LIMA (Reuters) - Peru's popular president, Ollanta Humala, is facing the first major test of his term as Omar Chehade, one of his two vice presidents, is investigated for corruption and critics demand the official step down.
Claims that Chehade asked a police general to help his brother evict workers from a cooperative farm to benefit a private company have threatened Humala's image as an anti-corruption crusader and could dent his high approval rating of 62 percent.
Humala broke five days of silence on the scandal on Thursday, saying he backed investigations by the attorney general and Congress.
But Humala, who leads a center-left government, said he would wait for results of the inquiries before deciding Chehade's fate.
Below are three ways the scandal could play out:
HUMALA FIRES CHEHADE
In the unlikely event Humala changes his mind and asks Chehade to step down, the president would look like a strong leader committed to stamping out corruption, which was one of his campaign promises.
Humala has adopted a reserved governing style, declining interviews, giving few speeches and preferring to let his prime minister take the spotlight. Taking a firm stand on Chehade would make him look more assertive and in control of his presidency.
But asking Chehade to resign could be difficult for Humala because he may feel personally indebted to him.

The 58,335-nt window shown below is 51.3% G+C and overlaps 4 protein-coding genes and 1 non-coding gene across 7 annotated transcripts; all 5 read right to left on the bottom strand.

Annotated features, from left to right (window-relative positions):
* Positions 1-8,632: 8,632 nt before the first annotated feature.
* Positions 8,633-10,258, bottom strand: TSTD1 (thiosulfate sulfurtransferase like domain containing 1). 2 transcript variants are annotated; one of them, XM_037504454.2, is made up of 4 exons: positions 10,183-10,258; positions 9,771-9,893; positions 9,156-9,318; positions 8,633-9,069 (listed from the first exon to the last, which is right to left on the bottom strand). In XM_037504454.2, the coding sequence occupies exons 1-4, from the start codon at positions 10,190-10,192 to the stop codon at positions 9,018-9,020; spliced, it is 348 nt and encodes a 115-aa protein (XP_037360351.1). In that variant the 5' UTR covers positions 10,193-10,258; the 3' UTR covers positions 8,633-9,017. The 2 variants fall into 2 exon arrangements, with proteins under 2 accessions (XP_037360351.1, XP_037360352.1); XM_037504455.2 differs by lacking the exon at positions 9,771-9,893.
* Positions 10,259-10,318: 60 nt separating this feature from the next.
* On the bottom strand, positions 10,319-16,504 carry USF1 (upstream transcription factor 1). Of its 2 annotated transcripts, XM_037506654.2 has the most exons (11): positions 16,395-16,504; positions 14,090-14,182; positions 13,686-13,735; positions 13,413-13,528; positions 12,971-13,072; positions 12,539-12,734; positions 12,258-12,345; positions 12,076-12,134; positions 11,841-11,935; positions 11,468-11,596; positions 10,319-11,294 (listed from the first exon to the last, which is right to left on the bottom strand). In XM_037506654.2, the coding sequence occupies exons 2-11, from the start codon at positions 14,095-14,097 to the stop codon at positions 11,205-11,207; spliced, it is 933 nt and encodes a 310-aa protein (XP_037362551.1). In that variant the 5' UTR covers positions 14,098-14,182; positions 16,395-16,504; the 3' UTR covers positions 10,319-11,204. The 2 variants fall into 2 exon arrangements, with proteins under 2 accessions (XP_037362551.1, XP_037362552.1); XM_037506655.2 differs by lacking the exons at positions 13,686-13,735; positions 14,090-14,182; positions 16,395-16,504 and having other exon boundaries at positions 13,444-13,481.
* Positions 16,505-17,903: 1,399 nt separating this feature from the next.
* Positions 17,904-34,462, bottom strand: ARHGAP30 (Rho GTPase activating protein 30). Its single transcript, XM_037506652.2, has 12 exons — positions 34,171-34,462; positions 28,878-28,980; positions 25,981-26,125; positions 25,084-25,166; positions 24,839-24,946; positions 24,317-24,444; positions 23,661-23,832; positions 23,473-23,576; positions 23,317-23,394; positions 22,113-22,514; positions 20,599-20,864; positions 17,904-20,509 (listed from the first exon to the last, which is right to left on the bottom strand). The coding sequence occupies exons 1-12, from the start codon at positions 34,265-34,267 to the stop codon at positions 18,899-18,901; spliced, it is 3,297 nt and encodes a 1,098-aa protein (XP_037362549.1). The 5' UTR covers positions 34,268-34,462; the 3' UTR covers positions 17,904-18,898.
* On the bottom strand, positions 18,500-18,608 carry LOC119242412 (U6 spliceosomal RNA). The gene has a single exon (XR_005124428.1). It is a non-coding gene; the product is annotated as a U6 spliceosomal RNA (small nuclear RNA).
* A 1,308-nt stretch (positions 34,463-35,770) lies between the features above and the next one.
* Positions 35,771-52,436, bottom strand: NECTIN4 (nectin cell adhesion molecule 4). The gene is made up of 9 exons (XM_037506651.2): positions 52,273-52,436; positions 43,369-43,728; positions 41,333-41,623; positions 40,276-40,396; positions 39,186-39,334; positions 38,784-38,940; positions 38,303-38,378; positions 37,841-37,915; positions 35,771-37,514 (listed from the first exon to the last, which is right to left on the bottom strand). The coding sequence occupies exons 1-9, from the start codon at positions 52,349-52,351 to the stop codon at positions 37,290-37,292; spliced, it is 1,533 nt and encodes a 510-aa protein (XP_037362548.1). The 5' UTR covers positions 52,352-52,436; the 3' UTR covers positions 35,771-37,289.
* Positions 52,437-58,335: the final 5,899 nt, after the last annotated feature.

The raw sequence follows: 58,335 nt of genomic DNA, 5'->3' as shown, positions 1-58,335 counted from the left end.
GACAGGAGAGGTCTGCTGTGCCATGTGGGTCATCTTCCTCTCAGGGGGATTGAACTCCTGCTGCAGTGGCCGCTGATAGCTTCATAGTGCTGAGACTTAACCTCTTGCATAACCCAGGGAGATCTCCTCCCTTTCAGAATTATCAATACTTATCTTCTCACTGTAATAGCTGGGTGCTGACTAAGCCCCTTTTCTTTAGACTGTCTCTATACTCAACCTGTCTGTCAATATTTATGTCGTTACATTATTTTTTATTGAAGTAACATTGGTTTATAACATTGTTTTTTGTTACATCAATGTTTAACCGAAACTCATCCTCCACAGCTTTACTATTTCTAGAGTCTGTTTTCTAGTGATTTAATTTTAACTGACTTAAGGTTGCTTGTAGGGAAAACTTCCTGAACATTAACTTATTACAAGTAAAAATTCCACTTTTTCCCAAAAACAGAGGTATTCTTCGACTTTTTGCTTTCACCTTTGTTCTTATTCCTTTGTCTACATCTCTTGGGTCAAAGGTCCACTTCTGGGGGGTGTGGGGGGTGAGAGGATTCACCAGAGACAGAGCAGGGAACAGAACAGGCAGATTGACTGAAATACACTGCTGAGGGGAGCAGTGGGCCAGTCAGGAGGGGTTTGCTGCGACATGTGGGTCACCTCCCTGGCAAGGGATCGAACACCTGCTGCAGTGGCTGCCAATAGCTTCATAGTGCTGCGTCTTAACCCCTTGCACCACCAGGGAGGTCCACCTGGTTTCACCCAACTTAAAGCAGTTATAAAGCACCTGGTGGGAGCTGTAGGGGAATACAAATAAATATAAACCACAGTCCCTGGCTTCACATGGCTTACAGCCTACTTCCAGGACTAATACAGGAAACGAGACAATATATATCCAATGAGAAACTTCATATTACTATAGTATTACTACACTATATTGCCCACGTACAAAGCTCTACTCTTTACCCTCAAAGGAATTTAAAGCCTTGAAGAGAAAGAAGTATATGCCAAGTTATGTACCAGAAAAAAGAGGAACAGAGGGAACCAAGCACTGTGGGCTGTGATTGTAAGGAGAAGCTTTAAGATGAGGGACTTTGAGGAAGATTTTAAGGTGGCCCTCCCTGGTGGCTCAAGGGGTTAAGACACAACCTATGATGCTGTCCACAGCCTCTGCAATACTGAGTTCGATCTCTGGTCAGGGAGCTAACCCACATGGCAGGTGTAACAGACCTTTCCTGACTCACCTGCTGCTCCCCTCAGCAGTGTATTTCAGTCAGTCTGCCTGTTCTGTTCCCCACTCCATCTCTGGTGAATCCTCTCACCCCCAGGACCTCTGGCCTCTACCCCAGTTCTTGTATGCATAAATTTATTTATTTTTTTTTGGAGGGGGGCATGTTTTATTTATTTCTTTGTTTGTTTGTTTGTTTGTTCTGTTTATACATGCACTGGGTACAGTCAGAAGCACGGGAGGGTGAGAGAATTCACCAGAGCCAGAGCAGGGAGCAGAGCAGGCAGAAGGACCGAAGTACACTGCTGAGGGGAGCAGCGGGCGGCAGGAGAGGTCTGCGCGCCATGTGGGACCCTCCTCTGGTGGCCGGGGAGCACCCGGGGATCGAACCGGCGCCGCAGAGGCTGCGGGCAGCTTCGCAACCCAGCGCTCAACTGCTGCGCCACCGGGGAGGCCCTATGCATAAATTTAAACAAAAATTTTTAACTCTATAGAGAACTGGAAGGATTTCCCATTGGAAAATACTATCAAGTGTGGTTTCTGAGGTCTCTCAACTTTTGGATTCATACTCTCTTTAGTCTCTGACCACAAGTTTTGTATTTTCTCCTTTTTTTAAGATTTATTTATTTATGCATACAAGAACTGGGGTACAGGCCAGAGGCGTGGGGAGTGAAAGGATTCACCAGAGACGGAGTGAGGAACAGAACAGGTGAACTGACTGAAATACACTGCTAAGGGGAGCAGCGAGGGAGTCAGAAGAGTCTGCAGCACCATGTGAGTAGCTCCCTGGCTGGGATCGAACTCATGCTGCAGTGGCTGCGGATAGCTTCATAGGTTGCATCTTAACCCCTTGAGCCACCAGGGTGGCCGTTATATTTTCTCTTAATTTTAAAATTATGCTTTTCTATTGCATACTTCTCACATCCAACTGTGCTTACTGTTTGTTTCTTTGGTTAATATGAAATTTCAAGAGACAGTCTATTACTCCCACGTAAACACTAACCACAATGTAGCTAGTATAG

Chehade, a lawyer, defended Humala against allegations of torture and human rights abuses stemming from when he fought Shining Path rebels in the jungle region of Madre Mia in the 1990s. The allegations never led to formal charges and were ultimately dropped. Humala, a former army officer, has made respecting human rights a key tenet of his government.
Although Chehade has said he asked for no favors and says he has a clear conscience, he could still resign to prevent the scandal from further hurting Humala's presidency.
A quick resignation would be interpreted by voters as tantamount to a firing and could help consolidate Humala's reputation as a leader who will not tolerate corruption.
Ending the scandal quickly is in the interest of Humala's Gana Peru party, which has scored early legislative victories in Congress.
A departure by Chehade would be symbolically important but not hurt institutional stability as Peru's constitution affords Humala two vice presidents.
HUMALA WAITS FOR INVESTIGATIONS
Attorney General Jose Palaez has said the investigation he is leading could last up to 120 days, although it would likely be shorter if witnesses cooperate.
The high approval rating of Humala, the most popular Peruvian leader in years, could slip if the scandal remains on the front pages of the local press, more damning evidence is revealed, or links are made to other Gana Peru officials.
A protracted scandal could effectively end the political honeymoon he has enjoyed since taking office in July.
Three parties in Congress -- led by Fuerza 2011, whose nominee, Keiko Fujimori, narrowly lost to Humala in the June 5 election -- have tried to seize on the scandal.
They hope to dent Humala's approval rating and weaken his party in Congress.
Columnists say Humala will be hurt if he appears to dither while the inquiries proceed.
"This presidential prudence can be interpreted as weakness, inconsistency, or as a misguided loyalty to his former attorney in the Madre Mia case," wrote columnist Enrique Castillo in the newspaper Gestion.
(Reporting by Caroline Stauffer; Editing by Terry Wade and Peter Cooney)